I thought I would share a recent gift I prepared for my one year old niece.  I called it her “Busy Box” and included some homemade activities that she can enjoy both now and over the next few months.  She is the third child so her house is already overflowing with store-bought toys and they really need little more.  So I thought a little creativity was in order.  Afterall, toddlers LOVE to play with anything that isn’t technically a toy anyway!  Many of these activities were J’s favorites at the same age (the ones with stars) and I threw in a few extra… 

The box itself was a simple photo box.  I wanted it to be small enough to hide away (some activities will need adult supervision) and cute enough to be displayed if wanted.  This also meant activities needed to fit inside the box itself.  I finally decided on…

1. Pipe Cleaners in a Bottle **

All toddlers love a good game of In and Out.  This is just one more way to get some practice!  I used an old container of Puffs from J’s baby days, decorated the outside and punched holes in the lid.  I filled the bottle with colorful pipe cleaners.  It’s also a good idea to fold and twist the pipe cleaners in half to make them sturdier.  As a pretoddler it will be easiest to simply remove the lid completely and let her take the pipe cleaners in and out but as she gets older, simply add the lid and the activity becomes more advanced.  If I could’ve found my colorful Sharpies/reinforcement stickers, I would’ve given each hole a specific color.  This allows one more difficulty by trying to match the colored pipe cleaners to the corresponding colored hole in the lid. 

Another option is to use colorful straws, but I chose pipe cleaners since they’re so versatile.  She could also use them to make shapes, letters, jewelry,…  Oh and this makes a GREAT plane activity. 

2.  Colorful Flowers

Again and In and Out game, or just a way to focus on colors.  I used colorful foam to make the flowers and added a tin flower pot.

3.  You’ve Got Mail

I cut out envelopes, stamped and addressed each one with recognizable family names.  I intended to create my old mailbox with a box, but decided to go with this cute store-bought mailbox instead.  She can learn to open and close the mailbox, of course play the In and Out game with the mail (do you see a trend?), and when she gets old enough for name recognition she can play mailman and pass out the mail to the intended recipient.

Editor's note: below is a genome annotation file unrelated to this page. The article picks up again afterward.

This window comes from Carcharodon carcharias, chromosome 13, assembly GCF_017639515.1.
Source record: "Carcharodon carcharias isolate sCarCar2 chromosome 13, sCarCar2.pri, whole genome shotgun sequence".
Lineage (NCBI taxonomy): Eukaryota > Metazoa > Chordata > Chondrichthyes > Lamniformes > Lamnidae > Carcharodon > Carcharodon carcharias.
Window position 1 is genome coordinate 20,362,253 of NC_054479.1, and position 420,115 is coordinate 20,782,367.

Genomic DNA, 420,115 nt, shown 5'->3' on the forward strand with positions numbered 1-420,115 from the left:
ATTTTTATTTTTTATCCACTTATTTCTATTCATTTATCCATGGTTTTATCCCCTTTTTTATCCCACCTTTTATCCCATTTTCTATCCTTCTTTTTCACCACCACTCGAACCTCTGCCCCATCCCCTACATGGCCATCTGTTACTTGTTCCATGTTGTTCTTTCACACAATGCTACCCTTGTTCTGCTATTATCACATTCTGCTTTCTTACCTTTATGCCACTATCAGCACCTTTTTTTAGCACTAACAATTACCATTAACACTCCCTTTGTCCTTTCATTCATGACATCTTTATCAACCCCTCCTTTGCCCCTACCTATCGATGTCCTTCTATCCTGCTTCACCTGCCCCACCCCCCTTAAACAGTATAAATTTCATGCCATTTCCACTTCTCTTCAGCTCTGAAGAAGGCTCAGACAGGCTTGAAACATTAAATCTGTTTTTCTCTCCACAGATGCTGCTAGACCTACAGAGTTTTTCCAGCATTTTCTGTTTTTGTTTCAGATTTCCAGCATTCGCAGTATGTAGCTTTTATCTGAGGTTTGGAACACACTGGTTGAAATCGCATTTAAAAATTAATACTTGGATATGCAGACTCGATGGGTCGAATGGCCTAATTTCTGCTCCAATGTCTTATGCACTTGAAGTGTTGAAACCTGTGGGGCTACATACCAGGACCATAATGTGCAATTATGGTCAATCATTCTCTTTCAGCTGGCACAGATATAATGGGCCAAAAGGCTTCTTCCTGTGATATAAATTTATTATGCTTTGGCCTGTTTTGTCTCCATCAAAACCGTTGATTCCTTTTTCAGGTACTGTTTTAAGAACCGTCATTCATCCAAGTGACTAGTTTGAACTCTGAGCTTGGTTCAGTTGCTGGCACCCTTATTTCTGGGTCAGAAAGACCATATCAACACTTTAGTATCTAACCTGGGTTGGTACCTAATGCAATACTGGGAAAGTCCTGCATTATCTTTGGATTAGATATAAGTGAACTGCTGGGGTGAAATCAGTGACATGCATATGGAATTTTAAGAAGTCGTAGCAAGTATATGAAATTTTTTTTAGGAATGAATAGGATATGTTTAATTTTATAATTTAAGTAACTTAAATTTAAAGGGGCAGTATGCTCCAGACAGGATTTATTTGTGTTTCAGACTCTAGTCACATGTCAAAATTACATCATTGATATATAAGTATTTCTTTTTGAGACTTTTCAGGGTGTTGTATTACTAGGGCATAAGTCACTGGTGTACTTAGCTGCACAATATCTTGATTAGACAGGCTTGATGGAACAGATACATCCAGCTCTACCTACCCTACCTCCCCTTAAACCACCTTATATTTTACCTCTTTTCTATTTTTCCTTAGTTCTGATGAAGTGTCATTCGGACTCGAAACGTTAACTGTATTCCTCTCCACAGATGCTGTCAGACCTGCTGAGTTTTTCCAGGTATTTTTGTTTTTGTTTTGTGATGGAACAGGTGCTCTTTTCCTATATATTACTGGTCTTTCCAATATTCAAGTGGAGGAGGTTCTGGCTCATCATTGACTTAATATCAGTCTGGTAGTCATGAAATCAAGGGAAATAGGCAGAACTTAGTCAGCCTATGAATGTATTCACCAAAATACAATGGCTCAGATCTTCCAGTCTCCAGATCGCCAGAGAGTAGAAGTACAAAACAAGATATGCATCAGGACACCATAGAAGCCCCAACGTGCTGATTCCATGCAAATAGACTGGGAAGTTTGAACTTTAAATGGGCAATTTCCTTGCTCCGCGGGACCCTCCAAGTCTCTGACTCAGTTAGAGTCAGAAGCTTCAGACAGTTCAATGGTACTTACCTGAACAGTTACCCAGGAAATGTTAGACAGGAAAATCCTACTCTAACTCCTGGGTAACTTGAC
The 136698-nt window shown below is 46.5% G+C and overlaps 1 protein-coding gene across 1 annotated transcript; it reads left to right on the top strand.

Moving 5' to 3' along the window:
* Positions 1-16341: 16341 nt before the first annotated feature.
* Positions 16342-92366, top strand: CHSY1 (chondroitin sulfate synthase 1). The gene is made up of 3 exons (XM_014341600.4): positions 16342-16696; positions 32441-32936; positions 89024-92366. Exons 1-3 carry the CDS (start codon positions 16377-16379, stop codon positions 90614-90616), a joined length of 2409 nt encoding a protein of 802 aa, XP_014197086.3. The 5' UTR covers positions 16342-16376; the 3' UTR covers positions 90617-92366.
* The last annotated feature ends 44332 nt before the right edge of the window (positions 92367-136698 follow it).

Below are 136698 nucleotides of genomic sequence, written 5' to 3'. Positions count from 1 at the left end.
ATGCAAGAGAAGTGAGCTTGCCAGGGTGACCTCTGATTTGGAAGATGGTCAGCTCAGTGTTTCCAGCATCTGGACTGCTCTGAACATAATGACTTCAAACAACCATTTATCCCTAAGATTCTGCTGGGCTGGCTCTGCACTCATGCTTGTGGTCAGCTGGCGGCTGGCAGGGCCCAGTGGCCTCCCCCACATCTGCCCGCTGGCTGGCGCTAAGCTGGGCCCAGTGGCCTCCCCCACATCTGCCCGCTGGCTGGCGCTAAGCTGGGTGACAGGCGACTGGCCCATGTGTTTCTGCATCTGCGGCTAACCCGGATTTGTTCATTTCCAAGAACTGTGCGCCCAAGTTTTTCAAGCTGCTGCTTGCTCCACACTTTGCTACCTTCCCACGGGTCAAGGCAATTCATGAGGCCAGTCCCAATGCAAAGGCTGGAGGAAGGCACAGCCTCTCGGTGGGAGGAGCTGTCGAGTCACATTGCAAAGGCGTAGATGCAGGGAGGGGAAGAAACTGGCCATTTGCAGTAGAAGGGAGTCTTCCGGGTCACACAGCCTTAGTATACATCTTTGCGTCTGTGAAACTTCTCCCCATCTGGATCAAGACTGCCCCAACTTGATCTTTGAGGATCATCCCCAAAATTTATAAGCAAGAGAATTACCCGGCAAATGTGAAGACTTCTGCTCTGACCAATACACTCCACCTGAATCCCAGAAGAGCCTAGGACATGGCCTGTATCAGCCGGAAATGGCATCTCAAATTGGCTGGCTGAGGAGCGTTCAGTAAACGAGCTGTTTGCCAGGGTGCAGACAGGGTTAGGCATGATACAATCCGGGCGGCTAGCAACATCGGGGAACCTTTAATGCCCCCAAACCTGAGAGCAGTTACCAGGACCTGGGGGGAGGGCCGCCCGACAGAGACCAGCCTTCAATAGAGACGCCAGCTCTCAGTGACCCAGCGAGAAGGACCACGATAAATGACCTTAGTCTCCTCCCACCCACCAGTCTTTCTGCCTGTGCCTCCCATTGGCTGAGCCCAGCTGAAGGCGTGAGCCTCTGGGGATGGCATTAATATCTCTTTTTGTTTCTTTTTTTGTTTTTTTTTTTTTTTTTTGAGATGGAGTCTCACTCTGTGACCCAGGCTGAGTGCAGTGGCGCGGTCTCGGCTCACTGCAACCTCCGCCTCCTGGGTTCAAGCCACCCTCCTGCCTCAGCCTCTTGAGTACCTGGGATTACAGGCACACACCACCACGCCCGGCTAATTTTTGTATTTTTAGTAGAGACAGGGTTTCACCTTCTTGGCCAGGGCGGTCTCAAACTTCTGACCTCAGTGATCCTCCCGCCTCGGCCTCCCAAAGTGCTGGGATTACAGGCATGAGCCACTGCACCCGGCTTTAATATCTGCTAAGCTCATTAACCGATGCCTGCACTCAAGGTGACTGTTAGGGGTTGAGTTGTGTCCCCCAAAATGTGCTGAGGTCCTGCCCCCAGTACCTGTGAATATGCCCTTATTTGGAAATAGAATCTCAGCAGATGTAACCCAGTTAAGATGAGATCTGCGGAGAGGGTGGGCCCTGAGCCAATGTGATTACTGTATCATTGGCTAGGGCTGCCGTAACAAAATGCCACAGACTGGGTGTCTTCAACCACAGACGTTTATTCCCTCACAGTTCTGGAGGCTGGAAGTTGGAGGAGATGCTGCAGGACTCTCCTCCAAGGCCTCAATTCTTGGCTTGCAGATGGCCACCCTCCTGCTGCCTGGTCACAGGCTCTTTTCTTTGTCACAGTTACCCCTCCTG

4.  Clothespin Drop

I bought some of the old clothespins (without the spring) and gave each one a different colored tip.  She can play the In and Out game (yes, again!), try to drop the clothespins in the tin flower pot and hear the nice clangy sound they make, and when she’s much older can fit the clothespins around the tin edge since they fit perfectly.

5.  Half-Dozen Eggs **

I mentioned this activity in an earlier post.  It was such a winner when J was younger, that it had to win a spot in E’s Busy Box.  It takes literally no work, just an egg carton and some plastic eggs.  ** I also meant to add puff balls inside each egg, but of course forgot. 

6.  Cupcake Magnetic Puzzle

This was made completely out of the colorful foam.  The muffin tins and cherries are glued down but the cupcakes themselves can be removed, rearranged and replaced (because of the magnetic backing).  Since she is so young, cupcakes work great.  Any color cupcake will fit on any muffin tin.  

This is an activity where a parent needs to be nearby since it includes magnets.

7.  Photo cards **

I printed and laminated family photos.  This is a great way for her to learn each family member (they’ve recently moved away from home) and I’ve never known a toddler that didn’t enjoy playing with pictures! 

7.  Colorful Dice

I threw this in last minute since J has a set and enjoys them.  I found these at Michaels.  For now, it’s just something to toss around (they are rubber so they bounce), but eventually it’s a way to practice counting.